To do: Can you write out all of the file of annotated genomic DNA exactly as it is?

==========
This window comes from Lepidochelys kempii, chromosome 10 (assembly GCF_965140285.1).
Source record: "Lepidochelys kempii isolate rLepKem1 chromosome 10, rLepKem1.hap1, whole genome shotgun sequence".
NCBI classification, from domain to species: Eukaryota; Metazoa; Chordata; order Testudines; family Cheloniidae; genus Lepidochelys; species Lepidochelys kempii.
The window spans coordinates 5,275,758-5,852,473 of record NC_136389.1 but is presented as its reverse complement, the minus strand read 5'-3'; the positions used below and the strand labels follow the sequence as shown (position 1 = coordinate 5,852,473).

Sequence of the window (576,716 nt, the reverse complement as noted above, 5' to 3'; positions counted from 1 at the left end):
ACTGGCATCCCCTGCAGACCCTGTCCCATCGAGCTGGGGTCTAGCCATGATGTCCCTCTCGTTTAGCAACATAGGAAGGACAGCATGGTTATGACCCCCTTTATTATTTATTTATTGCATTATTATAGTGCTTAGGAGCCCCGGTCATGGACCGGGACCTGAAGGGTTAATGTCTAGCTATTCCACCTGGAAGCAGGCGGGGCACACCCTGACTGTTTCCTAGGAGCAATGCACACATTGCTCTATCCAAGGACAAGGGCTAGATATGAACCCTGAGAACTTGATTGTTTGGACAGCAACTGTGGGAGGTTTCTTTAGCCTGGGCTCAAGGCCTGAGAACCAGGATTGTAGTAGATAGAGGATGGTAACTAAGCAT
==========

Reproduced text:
This window comes from Lepidochelys kempii, chromosome 10 (assembly GCF_965140285.1).
Source record: "Lepidochelys kempii isolate rLepKem1 chromosome 10, rLepKem1.hap1, whole genome shotgun sequence".
NCBI classification, from domain to species: Eukaryota; Metazoa; Chordata; order Testudines; family Cheloniidae; genus Lepidochelys; species Lepidochelys kempii.
The window spans coordinates 5,275,758-5,852,473 of record NC_136389.1 but is presented as its reverse complement, the minus strand read 5'-3'; the positions used below and the strand labels follow the sequence as shown (position 1 = coordinate 5,852,473).

Sequence of the window (576,716 nt, the reverse complement as noted above, 5' to 3'; positions counted from 1 at the left end):
ACTGGCATCCCCTGCAGACCCTGTCCCATCGAGCTGGGGTCTAGCCATGATGTCCCTCTCGTTTAGCAACATAGGAAGGACAGCATGGTTATGACCCCCTTTATTATTTATTTATTGCATTATTATAGTGCTTAGGAGCCCCGGTCATGGACCGGGACCTGAAGGGTTAATGTCTAGCTATTCCACCTGGAAGCAGGCGGGGCACACCCTGACTGTTTCCTAGGAGCAATGCACACATTGCTCTATCCAAGGACAAGGGCTAGATATGAACCCTGAGAACTTGATTGTTTGGACAGCAACTGTGGGAGGTTTCTTTAGCCTGGGCTCAAGGCCTGAGAACCAGGATTGTAGTAGATAGAGGATGGTAACTAAGCAT